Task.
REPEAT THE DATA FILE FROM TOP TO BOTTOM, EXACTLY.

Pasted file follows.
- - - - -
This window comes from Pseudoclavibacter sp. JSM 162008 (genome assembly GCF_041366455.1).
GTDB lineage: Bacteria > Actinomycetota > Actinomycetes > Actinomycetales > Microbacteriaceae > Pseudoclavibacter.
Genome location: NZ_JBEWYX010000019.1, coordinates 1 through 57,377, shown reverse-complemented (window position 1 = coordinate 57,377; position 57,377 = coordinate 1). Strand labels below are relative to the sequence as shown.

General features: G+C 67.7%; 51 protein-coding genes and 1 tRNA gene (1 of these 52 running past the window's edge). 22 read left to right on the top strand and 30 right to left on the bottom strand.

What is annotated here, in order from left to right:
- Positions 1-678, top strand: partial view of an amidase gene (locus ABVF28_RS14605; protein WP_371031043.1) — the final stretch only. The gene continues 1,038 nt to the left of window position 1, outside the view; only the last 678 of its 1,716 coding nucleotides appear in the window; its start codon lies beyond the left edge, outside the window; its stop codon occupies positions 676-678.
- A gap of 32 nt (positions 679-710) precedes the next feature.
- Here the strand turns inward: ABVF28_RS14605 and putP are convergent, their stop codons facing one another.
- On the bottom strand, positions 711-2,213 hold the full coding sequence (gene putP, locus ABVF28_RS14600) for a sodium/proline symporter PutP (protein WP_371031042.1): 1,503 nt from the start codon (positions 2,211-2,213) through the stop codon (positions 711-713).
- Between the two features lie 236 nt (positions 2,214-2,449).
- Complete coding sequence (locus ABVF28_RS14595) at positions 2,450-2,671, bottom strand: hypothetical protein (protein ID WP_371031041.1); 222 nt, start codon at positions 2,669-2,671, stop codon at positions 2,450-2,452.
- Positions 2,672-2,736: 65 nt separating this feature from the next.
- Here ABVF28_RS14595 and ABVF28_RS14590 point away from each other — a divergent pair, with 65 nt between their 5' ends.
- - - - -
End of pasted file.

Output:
This window comes from Pseudoclavibacter sp. JSM 162008 (genome assembly GCF_041366455.1).
GTDB lineage: Bacteria > Actinomycetota > Actinomycetes > Actinomycetales > Microbacteriaceae > Pseudoclavibacter.
Genome location: NZ_JBEWYX010000019.1, coordinates 1 through 57,377, shown reverse-complemented (window position 1 = coordinate 57,377; position 57,377 = coordinate 1). Strand labels below are relative to the sequence as shown.

General features: G+C 67.7%; 51 protein-coding genes and 1 tRNA gene (1 of these 52 running past the window's edge). 22 read left to right on the top strand and 30 right to left on the bottom strand.

What is annotated here, in order from left to right:
- Positions 1-678, top strand: partial view of an amidase gene (locus ABVF28_RS14605; protein WP_371031043.1) — the final stretch only. The gene continues 1,038 nt to the left of window position 1, outside the view; only the last 678 of its 1,716 coding nucleotides appear in the window; its start codon lies beyond the left edge, outside the window; its stop codon occupies positions 676-678.
- A gap of 32 nt (positions 679-710) precedes the next feature.
- Here the strand turns inward: ABVF28_RS14605 and putP are convergent, their stop codons facing one another.
- On the bottom strand, positions 711-2,213 hold the full coding sequence (gene putP, locus ABVF28_RS14600) for a sodium/proline symporter PutP (protein WP_371031042.1): 1,503 nt from the start codon (positions 2,211-2,213) through the stop codon (positions 711-713).
- Between the two features lie 236 nt (positions 2,214-2,449).
- Complete coding sequence (locus ABVF28_RS14595) at positions 2,450-2,671, bottom strand: hypothetical protein (protein ID WP_371031041.1); 222 nt, start codon at positions 2,669-2,671, stop codon at positions 2,450-2,452.
- Positions 2,672-2,736: 65 nt separating this feature from the next.
- Here ABVF28_RS14595 and ABVF28_RS14590 point away from each other — a divergent pair, with 65 nt between their 5' ends.